Agile Explained

As mentioned in the previous blog post, Pace will be hosting Agile NYC for their 5th annual Agile Day, happening on the 18th. For most who have not been introduced to or worked with agile methodologies, the concept of the agile approach can seem a bit abstract, and  abstraction might be intimidating at first, but agile is something you’ll want to understand concretely before looking for work. 

Agile NYC Pace UniversityAgile NYC’s coordinator Joe Krebs, in answering a few of our questions about agile, mentioned that a company using the agile approach will expect its employees to be familiar with the methodologies before they are hired. So how does a student go from zero experience in agile to pro upon job-interview? (Actual representation of becoming an agile pro depicted below).

Well, you won’t have to be pro, but having some experience with agile will be necessary in your field. Luckily for most of you, gaining experience isn’t too hard around here, since Pace is one of Agile NYC’s closer partners. Agile NYC’s events are often in and around the university, like Agile Day on the 18th, and participating in these events will get you up to speed. Then, if you still want more practice, you can gain hands on experience by joining teams like Seidenberg Creative Labs, who will use the agile approach in their projects, or taking certain classes — an example of which being Dr. Scharff’s mobile software engineering class, CS 389 — that implement agile techniques on classroom projects. Having a rich understanding of agile will really give you the edge you need when employers compare you to you your competition.

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Agile, in the simplest terms, is a product development methodology, specifically for programmers. Many careers in programming lead to projects where someone (or a company) will consult a team of programmers to build what they need. While the programmers do their thing and the ‘bosses’ do their own, often times problems arise from start to finish. The agile method of working through a project helps avoid a lot of these problems or provides simplified methods of solving said issues as they arise — and they will arise.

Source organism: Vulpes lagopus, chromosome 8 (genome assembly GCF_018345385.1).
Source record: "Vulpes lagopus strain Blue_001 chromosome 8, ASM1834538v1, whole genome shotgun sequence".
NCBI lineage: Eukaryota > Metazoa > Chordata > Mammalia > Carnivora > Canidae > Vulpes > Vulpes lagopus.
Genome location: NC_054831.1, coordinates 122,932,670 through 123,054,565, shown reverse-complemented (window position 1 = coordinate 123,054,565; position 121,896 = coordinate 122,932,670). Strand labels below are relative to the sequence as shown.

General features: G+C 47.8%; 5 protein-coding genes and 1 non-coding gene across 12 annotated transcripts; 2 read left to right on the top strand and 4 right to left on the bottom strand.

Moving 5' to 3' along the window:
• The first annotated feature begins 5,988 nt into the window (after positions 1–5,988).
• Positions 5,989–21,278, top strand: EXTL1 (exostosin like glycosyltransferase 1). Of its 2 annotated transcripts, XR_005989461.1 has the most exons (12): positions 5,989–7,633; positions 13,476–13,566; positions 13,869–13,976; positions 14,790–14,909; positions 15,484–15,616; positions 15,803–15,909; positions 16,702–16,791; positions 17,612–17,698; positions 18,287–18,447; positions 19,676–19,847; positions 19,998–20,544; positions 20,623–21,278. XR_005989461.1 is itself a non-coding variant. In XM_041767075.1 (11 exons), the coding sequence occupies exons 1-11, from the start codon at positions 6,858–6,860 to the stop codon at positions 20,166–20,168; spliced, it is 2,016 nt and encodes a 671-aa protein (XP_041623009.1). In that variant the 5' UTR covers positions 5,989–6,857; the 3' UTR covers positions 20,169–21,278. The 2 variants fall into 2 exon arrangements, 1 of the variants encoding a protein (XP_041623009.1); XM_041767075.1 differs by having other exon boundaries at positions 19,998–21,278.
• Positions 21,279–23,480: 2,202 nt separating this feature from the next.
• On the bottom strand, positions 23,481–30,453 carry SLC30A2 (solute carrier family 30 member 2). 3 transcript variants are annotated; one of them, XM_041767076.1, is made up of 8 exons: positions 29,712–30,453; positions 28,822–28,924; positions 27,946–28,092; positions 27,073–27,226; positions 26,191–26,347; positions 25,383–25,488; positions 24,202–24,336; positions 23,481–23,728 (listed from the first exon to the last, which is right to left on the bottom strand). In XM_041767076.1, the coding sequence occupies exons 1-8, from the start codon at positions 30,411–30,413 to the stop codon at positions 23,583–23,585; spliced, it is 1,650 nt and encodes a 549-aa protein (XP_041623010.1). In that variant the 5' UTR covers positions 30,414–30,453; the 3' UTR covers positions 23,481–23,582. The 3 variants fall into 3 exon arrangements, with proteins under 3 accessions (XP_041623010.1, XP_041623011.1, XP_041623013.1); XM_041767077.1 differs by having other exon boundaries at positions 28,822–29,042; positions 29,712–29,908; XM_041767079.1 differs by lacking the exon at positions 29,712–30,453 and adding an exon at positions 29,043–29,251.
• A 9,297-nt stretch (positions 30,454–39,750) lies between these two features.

From its official conception in 2001, when the Agile Manifesto was created, agile’s values are described as,

“Individuals and interactions over processes and tools.
Working software over comprehensive documentation.
Customer collaboration over contract negotiation.
Responding to change over following a plan.
That is, while there is value in the items on the right, we value the items on the left more,” (agilemanifesto.org).

This set of rules directly opposes the more traditional methodology known as the Waterfall method. Agile emphasizes the importance of personable teamwork that moves forward as a cohesive effort, rather than a group of separated workers working towards a common goal. To do this successfully, agile encourages daily meetings for teams to discuss issues before or as they arise rather than after. Not only are daily meetings valuable for avoiding issues, they also stimulate creativity and brainstorming between team members. More often than not, these meetings take on an informal tone and promote a sort of playfulness to offset stress or idea blockage.

Now that you’re on your way to becoming an agile pro, instead of wandering around next Thursday’s event, spending all your time learning what the heck agile is in the first place, you can now focus on the real meat of Agile day and feast on its workshops and networking opportunities.

 

Student Creates Mobile App at Developer’s Conference in South Korea

Every now and then, students from the Seidenberg get to head off on an adventure across the globe. Recently, we had an update about a team of students traveling to Finland (read about it here)– today’s post is about one student’s recent trip to South Korea. 

Alexander Gazarov (right), a graduate student studying computer science, is the latest of many Pace students to experience the international tech world. He has just returned from a developer’s conference in Seoul, South Korea, where he built an app with developers from all around the world. Gazarov found out about the conference – the Tizen Developer’s Summit – through another conference he attended here in the United States, the Samsung Developer’s Conference in San Francisco.

The app Gazarov worked on in Seoul is currently known as Benefit Society. It can be used to determine how much each person in a group should pay at a bar. For those of us who have experienced how difficult it can be to work out the tab during a night out, as well as the arguments that can come with it, the app does all the hard work for you and ensures the night remains fun and confusion-free. Its simple interface means even the hardest of partiers can benefit. Working alongside developers from Russia and South Korea, Gazarov used the language C++ to develop the Benefit Society app. At Seidenberg, we are extremely proud to have a student like Alexander Gazarov representing Pace internationally and creating apps that will help make life a little bit easier – at least at the bar.

2nd Annual Community College Programming Contest

Snatching the reins from Orange County Community College, winner of last year’s Annual Community College Programming Contest, Robert Lee and Justin Okamoto of Rockland Community College placed 1st this year by successfully completing six out of nine problems with an overall score of 28. Continue reading “2nd Annual Community College Programming Contest”